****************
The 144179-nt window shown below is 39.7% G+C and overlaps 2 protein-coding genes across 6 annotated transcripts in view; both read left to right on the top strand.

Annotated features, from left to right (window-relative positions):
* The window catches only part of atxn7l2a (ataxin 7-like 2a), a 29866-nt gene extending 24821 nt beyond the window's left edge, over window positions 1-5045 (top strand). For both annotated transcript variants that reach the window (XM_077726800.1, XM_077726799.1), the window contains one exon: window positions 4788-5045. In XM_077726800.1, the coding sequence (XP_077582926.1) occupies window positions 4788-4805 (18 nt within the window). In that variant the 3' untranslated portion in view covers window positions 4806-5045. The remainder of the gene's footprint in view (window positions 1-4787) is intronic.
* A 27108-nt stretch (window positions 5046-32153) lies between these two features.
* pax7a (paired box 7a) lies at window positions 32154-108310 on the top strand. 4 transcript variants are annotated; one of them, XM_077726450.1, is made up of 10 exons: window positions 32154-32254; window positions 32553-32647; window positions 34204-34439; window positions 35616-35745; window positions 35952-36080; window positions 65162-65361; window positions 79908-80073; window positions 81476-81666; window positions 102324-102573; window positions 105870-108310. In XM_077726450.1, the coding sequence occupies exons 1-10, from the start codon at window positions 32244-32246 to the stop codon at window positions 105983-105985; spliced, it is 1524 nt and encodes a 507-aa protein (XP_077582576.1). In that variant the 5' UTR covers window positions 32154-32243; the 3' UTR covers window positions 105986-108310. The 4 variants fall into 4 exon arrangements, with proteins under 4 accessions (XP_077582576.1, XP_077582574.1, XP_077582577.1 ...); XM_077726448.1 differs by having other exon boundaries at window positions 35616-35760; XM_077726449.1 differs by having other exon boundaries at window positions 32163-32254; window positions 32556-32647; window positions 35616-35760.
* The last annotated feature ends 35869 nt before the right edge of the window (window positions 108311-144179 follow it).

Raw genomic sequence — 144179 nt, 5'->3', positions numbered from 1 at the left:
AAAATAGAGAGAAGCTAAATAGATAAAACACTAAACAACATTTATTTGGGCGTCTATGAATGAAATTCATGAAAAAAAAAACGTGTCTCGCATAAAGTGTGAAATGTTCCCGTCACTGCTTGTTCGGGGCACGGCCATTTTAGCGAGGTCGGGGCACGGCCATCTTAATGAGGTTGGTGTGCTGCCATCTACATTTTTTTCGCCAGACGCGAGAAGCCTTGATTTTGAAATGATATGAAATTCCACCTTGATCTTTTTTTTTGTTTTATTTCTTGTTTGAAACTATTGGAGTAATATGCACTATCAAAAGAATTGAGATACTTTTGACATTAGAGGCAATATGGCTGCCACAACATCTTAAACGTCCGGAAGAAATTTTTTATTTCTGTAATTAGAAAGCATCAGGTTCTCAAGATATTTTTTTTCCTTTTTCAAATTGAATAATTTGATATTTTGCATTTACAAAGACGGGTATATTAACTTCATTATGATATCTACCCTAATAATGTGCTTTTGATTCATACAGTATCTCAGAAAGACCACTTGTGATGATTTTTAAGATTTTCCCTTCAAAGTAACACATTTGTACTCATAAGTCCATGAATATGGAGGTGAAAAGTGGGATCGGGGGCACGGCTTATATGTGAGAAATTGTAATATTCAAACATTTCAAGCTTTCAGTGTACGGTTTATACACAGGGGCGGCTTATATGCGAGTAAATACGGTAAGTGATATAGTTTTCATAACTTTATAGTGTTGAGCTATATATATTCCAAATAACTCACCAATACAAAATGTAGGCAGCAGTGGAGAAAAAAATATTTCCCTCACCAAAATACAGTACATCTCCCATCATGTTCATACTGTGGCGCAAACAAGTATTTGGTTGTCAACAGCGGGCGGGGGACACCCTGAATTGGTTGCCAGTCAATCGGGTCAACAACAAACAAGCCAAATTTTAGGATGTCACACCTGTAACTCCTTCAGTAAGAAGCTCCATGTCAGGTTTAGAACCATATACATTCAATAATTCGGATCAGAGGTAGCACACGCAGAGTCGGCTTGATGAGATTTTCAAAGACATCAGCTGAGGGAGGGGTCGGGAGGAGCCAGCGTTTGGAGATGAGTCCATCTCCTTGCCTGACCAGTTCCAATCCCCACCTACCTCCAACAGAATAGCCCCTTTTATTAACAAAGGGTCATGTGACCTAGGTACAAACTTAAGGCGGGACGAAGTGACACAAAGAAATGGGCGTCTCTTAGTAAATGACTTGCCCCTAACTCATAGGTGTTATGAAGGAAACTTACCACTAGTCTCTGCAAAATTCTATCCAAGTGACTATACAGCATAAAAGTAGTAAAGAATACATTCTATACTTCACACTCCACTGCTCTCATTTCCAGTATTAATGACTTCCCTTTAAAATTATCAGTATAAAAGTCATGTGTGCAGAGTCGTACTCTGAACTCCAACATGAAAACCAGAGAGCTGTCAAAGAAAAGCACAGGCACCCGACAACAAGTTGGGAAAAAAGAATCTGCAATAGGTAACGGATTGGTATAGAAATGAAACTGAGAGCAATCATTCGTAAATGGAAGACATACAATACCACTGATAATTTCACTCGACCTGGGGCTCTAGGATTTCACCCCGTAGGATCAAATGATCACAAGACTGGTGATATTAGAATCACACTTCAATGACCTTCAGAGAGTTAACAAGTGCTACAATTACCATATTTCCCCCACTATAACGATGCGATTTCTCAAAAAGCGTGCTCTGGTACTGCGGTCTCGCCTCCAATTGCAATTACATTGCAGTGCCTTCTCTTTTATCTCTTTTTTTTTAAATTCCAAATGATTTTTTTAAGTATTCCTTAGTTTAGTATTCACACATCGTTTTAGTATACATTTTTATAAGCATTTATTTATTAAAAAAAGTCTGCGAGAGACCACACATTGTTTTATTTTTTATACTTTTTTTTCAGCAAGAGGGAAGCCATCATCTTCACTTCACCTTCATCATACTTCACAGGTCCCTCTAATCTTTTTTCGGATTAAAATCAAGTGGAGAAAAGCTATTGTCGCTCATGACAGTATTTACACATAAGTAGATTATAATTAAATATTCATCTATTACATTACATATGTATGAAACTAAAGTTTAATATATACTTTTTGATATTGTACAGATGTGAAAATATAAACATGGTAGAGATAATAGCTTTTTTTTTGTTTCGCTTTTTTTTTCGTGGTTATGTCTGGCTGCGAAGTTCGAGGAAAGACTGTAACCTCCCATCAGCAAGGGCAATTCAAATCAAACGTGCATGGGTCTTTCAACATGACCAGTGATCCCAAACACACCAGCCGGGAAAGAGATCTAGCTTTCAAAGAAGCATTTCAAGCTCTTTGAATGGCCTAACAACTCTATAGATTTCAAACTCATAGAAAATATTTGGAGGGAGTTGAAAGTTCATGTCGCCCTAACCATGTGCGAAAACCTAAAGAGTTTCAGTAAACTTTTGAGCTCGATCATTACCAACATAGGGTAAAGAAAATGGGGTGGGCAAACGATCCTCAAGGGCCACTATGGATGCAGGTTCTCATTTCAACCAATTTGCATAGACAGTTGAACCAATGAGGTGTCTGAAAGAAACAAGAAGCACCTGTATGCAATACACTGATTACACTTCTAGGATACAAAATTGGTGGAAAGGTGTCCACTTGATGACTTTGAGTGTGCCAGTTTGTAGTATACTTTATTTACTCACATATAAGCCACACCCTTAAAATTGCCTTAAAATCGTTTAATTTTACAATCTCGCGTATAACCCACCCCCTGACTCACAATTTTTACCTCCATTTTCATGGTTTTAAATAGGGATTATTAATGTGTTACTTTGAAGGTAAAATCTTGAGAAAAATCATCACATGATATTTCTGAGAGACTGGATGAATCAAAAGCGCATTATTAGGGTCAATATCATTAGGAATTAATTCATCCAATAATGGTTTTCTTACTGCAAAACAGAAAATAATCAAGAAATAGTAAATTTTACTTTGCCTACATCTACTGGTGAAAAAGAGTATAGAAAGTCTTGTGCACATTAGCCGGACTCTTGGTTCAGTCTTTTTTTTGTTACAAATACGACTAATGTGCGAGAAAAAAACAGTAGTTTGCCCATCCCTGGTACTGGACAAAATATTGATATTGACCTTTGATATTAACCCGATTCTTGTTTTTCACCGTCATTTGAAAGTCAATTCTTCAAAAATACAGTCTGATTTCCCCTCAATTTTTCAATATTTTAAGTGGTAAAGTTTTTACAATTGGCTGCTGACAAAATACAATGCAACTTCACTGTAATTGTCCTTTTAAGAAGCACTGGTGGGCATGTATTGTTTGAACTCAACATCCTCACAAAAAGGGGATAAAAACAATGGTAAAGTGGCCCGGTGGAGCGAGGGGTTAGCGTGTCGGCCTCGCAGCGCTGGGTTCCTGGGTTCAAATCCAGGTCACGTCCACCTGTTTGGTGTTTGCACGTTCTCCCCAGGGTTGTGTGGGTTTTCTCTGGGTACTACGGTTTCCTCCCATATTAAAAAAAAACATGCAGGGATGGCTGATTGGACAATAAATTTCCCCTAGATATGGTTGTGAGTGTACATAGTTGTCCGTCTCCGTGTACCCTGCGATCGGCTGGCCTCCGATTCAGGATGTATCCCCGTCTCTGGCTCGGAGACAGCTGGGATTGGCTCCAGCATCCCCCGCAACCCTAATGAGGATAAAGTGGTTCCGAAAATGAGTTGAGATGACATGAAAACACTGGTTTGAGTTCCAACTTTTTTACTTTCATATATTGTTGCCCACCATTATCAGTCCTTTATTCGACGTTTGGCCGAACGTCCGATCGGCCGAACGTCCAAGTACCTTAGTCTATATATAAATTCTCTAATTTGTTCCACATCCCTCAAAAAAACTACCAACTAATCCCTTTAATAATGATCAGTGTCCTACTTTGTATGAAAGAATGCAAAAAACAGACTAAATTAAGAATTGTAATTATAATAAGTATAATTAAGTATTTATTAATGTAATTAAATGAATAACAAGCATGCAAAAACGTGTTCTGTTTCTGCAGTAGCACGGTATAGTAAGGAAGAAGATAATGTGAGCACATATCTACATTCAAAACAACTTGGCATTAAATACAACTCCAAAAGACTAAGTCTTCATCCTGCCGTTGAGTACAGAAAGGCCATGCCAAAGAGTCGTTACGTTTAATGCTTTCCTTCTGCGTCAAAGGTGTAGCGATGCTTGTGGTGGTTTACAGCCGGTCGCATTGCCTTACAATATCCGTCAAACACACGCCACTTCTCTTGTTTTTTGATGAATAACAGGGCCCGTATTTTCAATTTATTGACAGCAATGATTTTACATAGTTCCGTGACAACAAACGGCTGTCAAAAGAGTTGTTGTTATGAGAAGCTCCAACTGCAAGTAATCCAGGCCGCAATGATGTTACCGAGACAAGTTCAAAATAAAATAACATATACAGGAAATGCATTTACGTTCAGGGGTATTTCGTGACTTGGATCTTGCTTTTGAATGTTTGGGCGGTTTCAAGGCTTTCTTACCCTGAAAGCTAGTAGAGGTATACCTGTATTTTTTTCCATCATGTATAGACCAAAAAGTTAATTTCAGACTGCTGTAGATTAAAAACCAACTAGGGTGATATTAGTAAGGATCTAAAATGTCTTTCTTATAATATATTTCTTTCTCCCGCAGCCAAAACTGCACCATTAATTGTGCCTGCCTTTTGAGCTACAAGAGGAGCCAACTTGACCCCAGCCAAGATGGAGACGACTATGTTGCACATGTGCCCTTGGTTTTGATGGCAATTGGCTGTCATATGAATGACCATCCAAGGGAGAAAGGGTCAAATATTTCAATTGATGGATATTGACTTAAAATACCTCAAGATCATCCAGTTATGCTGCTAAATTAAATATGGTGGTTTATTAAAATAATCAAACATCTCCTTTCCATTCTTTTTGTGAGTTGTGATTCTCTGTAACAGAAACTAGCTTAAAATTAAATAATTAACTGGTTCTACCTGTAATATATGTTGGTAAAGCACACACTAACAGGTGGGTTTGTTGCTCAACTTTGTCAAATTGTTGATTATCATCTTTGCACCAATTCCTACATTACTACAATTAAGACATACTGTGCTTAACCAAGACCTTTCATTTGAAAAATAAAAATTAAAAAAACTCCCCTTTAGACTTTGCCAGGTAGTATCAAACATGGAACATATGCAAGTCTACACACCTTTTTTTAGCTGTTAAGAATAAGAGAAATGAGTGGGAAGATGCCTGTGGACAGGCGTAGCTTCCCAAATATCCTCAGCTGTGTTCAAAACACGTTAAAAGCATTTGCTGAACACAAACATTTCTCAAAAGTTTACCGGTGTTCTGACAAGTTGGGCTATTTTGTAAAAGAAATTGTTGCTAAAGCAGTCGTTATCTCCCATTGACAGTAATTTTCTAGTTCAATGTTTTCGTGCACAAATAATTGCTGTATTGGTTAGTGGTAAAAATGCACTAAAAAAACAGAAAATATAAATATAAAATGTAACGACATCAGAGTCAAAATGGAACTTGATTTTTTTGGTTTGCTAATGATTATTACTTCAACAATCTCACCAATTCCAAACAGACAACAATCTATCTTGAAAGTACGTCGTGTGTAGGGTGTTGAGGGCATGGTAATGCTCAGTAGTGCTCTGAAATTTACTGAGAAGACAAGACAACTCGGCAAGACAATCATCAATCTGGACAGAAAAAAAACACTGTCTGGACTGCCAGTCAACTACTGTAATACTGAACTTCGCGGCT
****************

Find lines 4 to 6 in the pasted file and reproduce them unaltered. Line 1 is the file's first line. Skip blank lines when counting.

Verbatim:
* A 27108-nt stretch (window positions 5046-32153) lies between these two features.
* pax7a (paired box 7a) lies at window positions 32154-108310 on the top strand. 4 transcript variants are annotated; one of them, XM_077726450.1, is made up of 10 exons: window positions 32154-32254; window positions 32553-32647; window positions 34204-34439; window positions 35616-35745; window positions 35952-36080; window positions 65162-65361; window positions 79908-80073; window positions 81476-81666; window positions 102324-102573; window positions 105870-108310. In XM_077726450.1, the coding sequence occupies exons 1-10, from the start codon at window positions 32244-32246 to the stop codon at window positions 105983-105985; spliced, it is 1524 nt and encodes a 507-aa protein (XP_077582576.1). In that variant the 5' UTR covers window positions 32154-32243; the 3' UTR covers window positions 105986-108310. The 4 variants fall into 4 exon arrangements, with proteins under 4 accessions (XP_077582576.1, XP_077582574.1, XP_077582577.1 ...); XM_077726448.1 differs by having other exon boundaries at window positions 35616-35760; XM_077726449.1 differs by having other exon boundaries at window positions 32163-32254; window positions 32556-32647; window positions 35616-35760.
* The last annotated feature ends 35869 nt before the right edge of the window (window positions 108311-144179 follow it).